What MMOs Can Learn From Super Meat Boy

This past week has been spent in a single-player haze, entrenched in the annals of Ferelden and Kirkwall, Seacrest County, Croatia, London, and Baja, and perhaps most dedicatedly in Super Meat Land (TM). It’s been a pretty incredible trip — and I’m not exaggerating — made possible in no small part by the 3D Vision, which is also the sole reason for this diversion from RIFT (3D Review column coming soon at Vagary). It’s also been pretty enlightening. What I’d like to talk about today is Super Meat Boy and how MMOs could standard to learn a thing or two from the 2-man team that is Team Meat.

For those of you that haven’t played it (and Yogi has a great write-up here), SMB is a platformer harkening back to the NES days of brutal difficulty, requiring precision in timing and speed, and one that relishes in blood-spattered gore of your perpetual defeat. For a while. See, the thing about Super Meat Boy is it EXPECTS you to fail and tells you as much. When you die, you instantly respawn and are ready to go again. There is no delay, no punishment. In every conceivable way, SMB tells you, “try, try again.” That is its motto — or should be. And when you finally do succeed, reacting out of muscle memory and a highly developed skill that will carry you through successively more difficult levels, you’re rewarded with a replay of every single attempt playing through at once; twenty, thirty, a hundred Meat Boy’s all running across the screen, jumping, leaping, and dying gloriously until a single one remains with Bandage Girl (the princess).

The other characteristic which takes the otherwise unbearably difficult game into the realms of addictively good fun is the precision of controls. Meat Boy moves with an accuracy of motion that has little to do with physics and everything to do with that indescrible rightness that so qualifies the best platformers of the past twenty years. Meat Boy moves just as he should move: with a lightness that allows you to fly through a super-jump then change your mind in mid-flight and land right at the edge of a precipitous cliff.

You’re probably wondering what this has to do with MMOs. It’s pretty simple. MMOs have long used two factors to create challenge: Organization and time. The hardest part of any raid is getting enough people together and then convincing them to be herded around like a bunch of cats. It’s not about quick reactions so much as it is about reacting in general. Consider for a moment what would happen if players were to die the instant they touched fire. No forgiveness, no strategy, just reaction. It wouldn’t work in today’s MMO, nor should it.

Then there’s time. For some reason, developers decided that they would gate content based upon multi-hour commitments. That’s not challenge. I’m sorry, it’s not. There is no challenge in staying logged in for two hours, it’s just a yes or no question. At it’s core, it is the illusion of challenge. Yet tied with organization, we can begin to see why raiding became an elite activity and why Wrath so willingly burst open the doors on that playstyle (and why it’s so puzzling for Blizzard to have gone the other direction in Cataclysm).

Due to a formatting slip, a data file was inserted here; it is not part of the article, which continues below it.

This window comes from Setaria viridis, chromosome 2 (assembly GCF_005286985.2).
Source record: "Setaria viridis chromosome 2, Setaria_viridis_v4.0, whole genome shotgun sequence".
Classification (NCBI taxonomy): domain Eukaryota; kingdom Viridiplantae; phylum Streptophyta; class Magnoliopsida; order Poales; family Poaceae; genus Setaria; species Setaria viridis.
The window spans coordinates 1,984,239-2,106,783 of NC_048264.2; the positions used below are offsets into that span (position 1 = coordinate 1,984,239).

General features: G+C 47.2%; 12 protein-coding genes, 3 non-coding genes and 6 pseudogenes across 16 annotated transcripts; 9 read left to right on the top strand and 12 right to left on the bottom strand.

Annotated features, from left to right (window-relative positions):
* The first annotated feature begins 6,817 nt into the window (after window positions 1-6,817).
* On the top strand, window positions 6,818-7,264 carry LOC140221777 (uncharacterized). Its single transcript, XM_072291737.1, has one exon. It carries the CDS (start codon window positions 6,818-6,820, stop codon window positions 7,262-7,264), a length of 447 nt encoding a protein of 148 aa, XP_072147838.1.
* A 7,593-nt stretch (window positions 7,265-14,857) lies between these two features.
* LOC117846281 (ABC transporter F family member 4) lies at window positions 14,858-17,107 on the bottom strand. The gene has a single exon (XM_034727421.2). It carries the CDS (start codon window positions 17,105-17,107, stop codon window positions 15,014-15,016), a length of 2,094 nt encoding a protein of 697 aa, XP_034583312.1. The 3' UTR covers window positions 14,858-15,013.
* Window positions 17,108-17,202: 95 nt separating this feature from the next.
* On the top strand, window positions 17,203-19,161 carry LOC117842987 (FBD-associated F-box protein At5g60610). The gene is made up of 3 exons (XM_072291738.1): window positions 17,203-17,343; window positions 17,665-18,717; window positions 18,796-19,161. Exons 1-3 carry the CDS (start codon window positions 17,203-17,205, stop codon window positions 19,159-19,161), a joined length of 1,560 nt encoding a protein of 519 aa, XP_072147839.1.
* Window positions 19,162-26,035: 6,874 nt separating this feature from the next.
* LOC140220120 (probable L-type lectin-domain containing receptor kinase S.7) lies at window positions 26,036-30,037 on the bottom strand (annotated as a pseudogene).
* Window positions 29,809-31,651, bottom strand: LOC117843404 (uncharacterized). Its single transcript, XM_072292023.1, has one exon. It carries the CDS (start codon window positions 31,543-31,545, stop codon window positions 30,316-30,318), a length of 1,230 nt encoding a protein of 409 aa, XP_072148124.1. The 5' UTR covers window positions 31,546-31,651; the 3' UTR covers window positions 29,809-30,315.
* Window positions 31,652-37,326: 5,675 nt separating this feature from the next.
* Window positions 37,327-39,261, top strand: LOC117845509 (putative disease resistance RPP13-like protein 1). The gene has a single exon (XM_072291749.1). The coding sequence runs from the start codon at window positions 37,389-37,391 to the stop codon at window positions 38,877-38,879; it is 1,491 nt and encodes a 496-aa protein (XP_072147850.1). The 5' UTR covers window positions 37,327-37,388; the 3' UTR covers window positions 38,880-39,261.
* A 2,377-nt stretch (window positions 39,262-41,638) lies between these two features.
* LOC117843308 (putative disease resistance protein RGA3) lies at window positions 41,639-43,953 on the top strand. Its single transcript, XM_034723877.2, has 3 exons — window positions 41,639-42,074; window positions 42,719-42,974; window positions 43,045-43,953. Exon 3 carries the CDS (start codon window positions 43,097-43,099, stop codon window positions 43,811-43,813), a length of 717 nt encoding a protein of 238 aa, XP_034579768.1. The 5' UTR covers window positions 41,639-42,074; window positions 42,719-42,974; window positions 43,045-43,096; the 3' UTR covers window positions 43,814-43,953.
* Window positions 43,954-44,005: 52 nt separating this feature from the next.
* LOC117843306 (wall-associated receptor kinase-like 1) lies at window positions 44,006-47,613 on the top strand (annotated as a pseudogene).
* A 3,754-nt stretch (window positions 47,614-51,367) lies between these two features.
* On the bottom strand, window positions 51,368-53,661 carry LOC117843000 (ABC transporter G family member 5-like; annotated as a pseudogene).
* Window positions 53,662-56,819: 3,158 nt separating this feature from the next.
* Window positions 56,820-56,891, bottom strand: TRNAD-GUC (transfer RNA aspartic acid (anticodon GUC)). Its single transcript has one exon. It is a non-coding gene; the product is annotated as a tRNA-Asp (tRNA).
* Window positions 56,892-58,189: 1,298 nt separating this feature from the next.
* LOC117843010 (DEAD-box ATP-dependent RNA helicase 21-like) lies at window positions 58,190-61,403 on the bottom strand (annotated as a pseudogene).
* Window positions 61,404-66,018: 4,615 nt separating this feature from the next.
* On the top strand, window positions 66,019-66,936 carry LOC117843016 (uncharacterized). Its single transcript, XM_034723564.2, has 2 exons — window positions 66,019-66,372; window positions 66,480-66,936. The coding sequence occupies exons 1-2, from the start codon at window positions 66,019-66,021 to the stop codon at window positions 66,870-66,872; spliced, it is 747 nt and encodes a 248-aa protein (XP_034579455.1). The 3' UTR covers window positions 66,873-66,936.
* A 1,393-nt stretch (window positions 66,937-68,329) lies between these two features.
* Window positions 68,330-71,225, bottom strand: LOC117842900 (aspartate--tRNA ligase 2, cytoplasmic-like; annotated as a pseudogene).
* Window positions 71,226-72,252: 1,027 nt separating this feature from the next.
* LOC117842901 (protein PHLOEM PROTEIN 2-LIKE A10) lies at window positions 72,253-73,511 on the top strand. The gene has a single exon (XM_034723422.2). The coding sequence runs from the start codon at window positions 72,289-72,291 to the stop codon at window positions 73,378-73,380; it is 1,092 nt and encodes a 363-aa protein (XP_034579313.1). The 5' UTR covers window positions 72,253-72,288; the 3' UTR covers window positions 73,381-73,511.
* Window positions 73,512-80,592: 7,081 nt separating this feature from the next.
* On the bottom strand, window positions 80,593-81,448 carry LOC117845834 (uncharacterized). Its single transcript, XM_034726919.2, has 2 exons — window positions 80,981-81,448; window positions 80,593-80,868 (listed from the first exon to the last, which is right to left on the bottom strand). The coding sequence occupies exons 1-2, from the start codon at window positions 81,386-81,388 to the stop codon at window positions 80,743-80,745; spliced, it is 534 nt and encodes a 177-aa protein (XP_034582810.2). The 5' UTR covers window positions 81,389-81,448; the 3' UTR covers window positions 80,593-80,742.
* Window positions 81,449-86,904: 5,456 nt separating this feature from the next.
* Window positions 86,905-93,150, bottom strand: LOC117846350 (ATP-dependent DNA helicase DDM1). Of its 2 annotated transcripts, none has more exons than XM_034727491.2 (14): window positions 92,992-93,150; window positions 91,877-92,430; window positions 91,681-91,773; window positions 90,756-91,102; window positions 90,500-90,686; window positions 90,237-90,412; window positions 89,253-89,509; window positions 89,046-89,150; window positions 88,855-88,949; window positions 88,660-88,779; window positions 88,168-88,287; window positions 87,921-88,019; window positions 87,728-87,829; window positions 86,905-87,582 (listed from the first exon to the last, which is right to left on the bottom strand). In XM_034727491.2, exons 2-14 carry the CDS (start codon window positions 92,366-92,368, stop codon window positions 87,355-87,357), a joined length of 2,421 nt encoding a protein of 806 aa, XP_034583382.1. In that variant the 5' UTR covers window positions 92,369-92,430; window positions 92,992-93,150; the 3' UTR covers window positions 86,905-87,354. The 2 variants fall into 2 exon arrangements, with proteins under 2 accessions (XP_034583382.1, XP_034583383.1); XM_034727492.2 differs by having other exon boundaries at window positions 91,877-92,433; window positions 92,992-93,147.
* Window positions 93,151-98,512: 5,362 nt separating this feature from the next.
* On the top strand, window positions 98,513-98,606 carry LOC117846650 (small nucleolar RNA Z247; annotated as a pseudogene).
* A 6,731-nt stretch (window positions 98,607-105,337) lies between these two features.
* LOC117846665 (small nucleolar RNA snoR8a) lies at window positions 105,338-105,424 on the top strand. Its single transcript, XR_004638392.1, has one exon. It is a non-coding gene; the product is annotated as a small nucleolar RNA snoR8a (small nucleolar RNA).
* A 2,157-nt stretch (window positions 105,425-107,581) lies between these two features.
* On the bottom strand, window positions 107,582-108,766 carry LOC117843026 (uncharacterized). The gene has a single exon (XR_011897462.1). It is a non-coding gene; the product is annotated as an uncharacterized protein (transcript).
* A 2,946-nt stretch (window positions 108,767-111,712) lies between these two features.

What I’m getting at is this: MMO end-game is being designed in a box. There isn’t room for any real challenge because the dance mechanics of trench raid-fare have given the whole industry tunnel-vision. Raids are challenging for a small selection of people: raid leaders and world-firsters. Everyone else listens on vent or finds a strategy online while they overcome their own personal challenge not imposed by the game. Overcoming tunnel-vision and recognizing ability animations isn’t what makes an encounter difficult; rather, it’s the periphery, the inter-dependent “musts,” that create the illusions of grandeur.

So what can MMOs learn from Super Meat Boy? Simply this: People want real challenge but they don’t want to be punished for trying. Where SMB succeeds is positive reinforcement. The more times you fail, the more humorous the ending scene. You die, you’re rewarded with another attempt. In MMORPGs, death means a corpse run and probably a few minutes waiting on a debuff. The impetus in MMOs is not “learn” but rather “don’t die.” It creates stress. Some players may thrive on that but many others may simply see another locked gate in front of the  rest of the game.

We can design end-game to be better than it is today. It doesn’t need to be organization dependent or strategyless. If Cataclysm has shown us anything, it’s that people WANT challenge, they just don’t want to devote two hours to the trying. My theory is this: we ramp up difficulty, as in “real” difficulty (sequences of events, strategic attacks, class interdepence, specific actions at specific times NOT cued by boss invulnerability, environmental interactions) and lower the barriers to entry. We remove the punishments for death and acknowledge that, yes, you’re going to die a lot. Take what we’re doing today and revolutionize it.

The death of 25-man raiding in WoW only shows us that raiding isn’t fun on its own merit. The payoff to herding those 24 other cats isn’t big enough. You’d think the game would justify itself and you’d raid because it’s fun. But that’s the thing, organization and time are more chores than challenges — and that’s exactly what needs to change.

3 pings

  1. Roundup: Nesting Instincts in MMOs, Cataclysmic Gathering, MMOs + The Latest Platformer and Dissecting Rift’s Peak | MMO Melting Pot

    […] What MMOs can learn from Super Meat Boy – Chris has been playing a new solo game that harks back to the old NES platformers and says that the way it coos positively at you any time you fail (and boy, do you fail because it’s hard) and then stumps up no consequences for failing other than “try try again”  is a great way MMOs could challenge – and reward – their players. […]

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